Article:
ING Bank Romania, a top innovator in the banking market, currently offering to its clients a full range of digital products and services, was working on extending their offer by developing a new, fresh, and complete value proposition for the young people. One element is to offer personalized debit cards providing the young clients a tailored experience.
They already knew from qualitative research that kids and teenagers like the idea of personalization and would very much appreciate the possibility to choose from a list with various card visuals, but which visuals should the list contain? ING wanted to test this using quantitative research and carefully crafted a survey targeting kids aged 10-18 years.
For the sampling they turned to Opeepl based on previous experiences with our reach in special audiences:
“We knew from previous projects that Opeepl had good reach in every target audience and that the platform is very friendly and easy to use, so we turned to Opeepl and asked if we could run this quite specific survey through them. This answer was: of course we can,” says Innovation Experiment Lead, Corina Letcu.
To test which visuals appeal the most to young people, ING decided to go for a two-phased test setup where respondents pick their favorite visual among the alternatives presented to them.
In the first phase they tested two sets of visual variants consisting of graphic illustrations and pictures by asking the kids which visual they prefer.
They split results into two subdivisions of their target audience: the kids aged 10 to 13 years old, and the teenagers aged 14 to 18 years old.
In the second phase of the project, they plan to test out the four most popular visuals from the first round and a few additional variants with a different style, to finally decide which visuals to include in the final product design.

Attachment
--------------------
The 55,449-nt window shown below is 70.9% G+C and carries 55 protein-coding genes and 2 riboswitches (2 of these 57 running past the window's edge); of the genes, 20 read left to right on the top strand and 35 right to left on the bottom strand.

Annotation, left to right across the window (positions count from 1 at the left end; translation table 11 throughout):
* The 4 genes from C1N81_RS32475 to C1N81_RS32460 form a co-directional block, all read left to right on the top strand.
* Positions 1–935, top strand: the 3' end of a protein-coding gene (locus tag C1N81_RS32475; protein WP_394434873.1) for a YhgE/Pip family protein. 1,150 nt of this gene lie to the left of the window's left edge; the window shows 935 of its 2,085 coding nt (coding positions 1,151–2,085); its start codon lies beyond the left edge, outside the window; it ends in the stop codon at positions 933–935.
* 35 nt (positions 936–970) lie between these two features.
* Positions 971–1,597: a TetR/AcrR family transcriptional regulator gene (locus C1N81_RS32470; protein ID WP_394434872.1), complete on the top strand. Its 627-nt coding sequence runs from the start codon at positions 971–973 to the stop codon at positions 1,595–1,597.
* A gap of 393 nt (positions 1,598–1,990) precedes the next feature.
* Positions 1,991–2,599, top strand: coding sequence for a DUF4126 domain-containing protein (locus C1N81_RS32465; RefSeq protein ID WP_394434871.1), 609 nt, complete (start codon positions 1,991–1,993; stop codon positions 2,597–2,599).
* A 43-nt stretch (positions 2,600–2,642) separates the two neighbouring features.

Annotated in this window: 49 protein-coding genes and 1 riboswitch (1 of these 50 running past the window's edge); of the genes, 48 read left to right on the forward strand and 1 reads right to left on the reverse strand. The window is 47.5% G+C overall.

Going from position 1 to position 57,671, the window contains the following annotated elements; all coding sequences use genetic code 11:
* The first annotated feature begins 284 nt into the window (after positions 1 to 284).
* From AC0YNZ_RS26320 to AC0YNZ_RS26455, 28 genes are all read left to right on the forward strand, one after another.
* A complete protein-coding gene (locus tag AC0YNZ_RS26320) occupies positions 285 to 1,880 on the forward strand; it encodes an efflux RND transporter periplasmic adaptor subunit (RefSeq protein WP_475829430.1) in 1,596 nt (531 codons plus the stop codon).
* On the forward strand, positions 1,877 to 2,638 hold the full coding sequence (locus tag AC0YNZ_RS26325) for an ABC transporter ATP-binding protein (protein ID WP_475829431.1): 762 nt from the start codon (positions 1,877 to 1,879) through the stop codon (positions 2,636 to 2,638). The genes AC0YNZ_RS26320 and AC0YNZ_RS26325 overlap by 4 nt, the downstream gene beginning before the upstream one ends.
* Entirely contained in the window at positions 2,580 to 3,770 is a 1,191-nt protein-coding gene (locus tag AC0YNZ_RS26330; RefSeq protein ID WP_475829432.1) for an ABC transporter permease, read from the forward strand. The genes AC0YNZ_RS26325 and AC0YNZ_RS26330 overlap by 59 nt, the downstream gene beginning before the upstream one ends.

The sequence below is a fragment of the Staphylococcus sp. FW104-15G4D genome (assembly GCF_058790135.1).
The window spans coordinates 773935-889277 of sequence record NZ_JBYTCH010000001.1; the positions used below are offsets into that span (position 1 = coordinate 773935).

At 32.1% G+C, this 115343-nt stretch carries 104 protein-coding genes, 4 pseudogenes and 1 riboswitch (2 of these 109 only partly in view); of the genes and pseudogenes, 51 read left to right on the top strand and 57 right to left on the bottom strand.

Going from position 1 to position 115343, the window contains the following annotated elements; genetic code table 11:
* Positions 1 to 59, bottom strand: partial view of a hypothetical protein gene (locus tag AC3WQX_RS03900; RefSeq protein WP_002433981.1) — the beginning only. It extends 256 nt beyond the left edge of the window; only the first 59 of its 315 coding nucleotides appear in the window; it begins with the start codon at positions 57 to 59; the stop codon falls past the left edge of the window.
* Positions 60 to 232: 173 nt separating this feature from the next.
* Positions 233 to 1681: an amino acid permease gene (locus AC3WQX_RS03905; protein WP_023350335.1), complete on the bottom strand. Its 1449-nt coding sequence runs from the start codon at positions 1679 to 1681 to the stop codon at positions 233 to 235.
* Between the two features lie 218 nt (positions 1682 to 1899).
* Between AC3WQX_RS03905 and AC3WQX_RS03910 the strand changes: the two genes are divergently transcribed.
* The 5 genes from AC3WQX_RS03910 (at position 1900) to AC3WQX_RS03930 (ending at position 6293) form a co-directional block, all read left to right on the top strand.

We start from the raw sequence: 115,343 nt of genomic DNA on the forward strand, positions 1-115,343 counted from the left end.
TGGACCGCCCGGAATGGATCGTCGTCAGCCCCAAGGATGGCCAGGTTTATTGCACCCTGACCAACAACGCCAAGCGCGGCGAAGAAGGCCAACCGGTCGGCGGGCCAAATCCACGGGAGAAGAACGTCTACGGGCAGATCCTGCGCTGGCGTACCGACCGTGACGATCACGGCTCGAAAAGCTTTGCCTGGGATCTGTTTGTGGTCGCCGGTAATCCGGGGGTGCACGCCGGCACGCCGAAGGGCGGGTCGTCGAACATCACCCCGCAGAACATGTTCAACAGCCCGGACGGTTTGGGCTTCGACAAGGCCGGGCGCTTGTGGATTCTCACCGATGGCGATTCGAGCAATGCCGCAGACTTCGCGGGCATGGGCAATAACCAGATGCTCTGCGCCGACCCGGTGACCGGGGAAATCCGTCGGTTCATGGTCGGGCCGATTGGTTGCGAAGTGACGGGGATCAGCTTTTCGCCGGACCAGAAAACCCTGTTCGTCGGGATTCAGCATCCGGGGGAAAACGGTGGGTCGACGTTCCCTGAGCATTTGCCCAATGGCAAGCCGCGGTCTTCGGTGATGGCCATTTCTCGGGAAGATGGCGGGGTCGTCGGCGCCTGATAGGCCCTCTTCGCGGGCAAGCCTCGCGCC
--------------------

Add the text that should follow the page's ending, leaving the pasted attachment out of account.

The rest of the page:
A visual, name and claim test tests a new name, visual or claim for your product to identify the best performer.
It is carried out during the product development phase. The purpose is to identify which statements are most suitable for the product, let it be a visual logo, the product name or highlighted information about the package content. The insights will give an overview of the best performer for targeted consumer groups in order to maximize interest in the new or adjusted product according to market demands.
This was the first study ING did into this target group and, thus, they did not know what to expect in terms of sampling speed. The sampling was completed in a week to which Corina Letcu comments:
“The sampling speed was higher than expected and we were very pleased with the data we got. We now have the necessary insights to prepare for our second round of creatives testing that we expect to run in the same manner”.
The research partially confirmed ING Romania’s thesis on what would appeal to the target audience, but also sent back to the drawing table to craft new visuals:
“We expected the kids to prefer animal motives but there was also a portion of our respondents saying they did not like any of the visuals. So, for the second round we are including new visuals to bring that number down,” tells Innovation Experiment Lead, Corina Letcu.
Romania has no specific laws against conducting quantitative market research aimed at kids. However, there are questions to consider when targeting such a young audience. Below we address the measures and considerations in this project:
GDPR protection kids’ personal data
This research was conducted using our Dynamic Sampling technology for the sampling. We collect no personal data in the sampling process and, thus, GDPR does not apply. Learn more about our sampling technology here.
Romania’s Marketing Law Law 148/2000 on marketing for kids
Direct and indirect advertising for people younger than 18 is forbidden (source: Chambers & Partners). This study contained no questions on purchase intent, nor any reference to a buying opportunity and, thus, ING do not consider this study a piece of marketing.
Data ethical assessment
Given the nature of this specific study ING Romania saw no risk imposed on the kids responding to the survey, nor any risk that the study could impose risk, threat or discrimination against any kid participating in the survey. Thus, the study was considered safe to conduct targeting respondents aged 10 to 18 years.